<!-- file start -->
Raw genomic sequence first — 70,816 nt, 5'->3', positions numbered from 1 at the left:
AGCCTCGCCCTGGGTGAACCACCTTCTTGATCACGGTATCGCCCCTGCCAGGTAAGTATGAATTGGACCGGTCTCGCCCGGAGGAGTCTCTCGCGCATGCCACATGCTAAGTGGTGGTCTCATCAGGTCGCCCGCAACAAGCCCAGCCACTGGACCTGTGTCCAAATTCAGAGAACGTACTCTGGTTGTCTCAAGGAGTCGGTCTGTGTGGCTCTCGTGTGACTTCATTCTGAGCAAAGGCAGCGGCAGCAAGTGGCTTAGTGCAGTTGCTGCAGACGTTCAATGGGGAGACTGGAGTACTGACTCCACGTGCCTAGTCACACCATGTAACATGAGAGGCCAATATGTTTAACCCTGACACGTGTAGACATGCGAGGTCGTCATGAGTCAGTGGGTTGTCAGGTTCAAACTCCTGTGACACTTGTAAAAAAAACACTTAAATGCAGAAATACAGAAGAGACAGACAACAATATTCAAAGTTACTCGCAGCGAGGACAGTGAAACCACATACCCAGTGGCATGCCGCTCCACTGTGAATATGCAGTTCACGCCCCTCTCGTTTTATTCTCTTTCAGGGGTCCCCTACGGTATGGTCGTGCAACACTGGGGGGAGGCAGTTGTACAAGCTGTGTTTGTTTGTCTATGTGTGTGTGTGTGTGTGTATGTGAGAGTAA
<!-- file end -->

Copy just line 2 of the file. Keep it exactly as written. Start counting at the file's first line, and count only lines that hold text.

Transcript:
AGCCTCGCCCTGGGTGAACCACCTTCTTGATCACGGTATCGCCCCTGCCAGGTAAGTATGAATTGGACCGGTCTCGCCCGGAGGAGTCTCTCGCGCATGCCACATGCTAAGTGGTGGTCTCATCAGGTCGCCCGCAACAAGCCCAGCCACTGGACCTGTGTCCAAATTCAGAGAACGTACTCTGGTTGTCTCAAGGAGTCGGTCTGTGTGGCTCTCGTGTGACTTCATTCTGAGCAAAGGCAGCGGCAGCAAGTGGCTTAGTGCAGTTGCTGCAGACGTTCAATGGGGAGACTGGAGTACTGACTCCACGTGCCTAGTCACACCATGTAACATGAGAGGCCAATATGTTTAACCCTGACACGTGTAGACATGCGAGGTCGTCATGAGTCAGTGGGTTGTCAGGTTCAAACTCCTGTGACACTTGTAAAAAAAACACTTAAATGCAGAAATACAGAAGAGACAGACAACAATATTCAAAGTTACTCGCAGCGAGGACAGTGAAACCACATACCCAGTGGCATGCCGCTCCACTGTGAATATGCAGTTCACGCCCCTCTCGTTTTATTCTCTTTCAGGGGTCCCCTACGGTATGGTCGTGCAACACTGGGGGGAGGCAGTTGTACAAGCTGTGTTTGTTTGTCTATGTGTGTGTGTGTGTGTGTATGTGAGAGTAA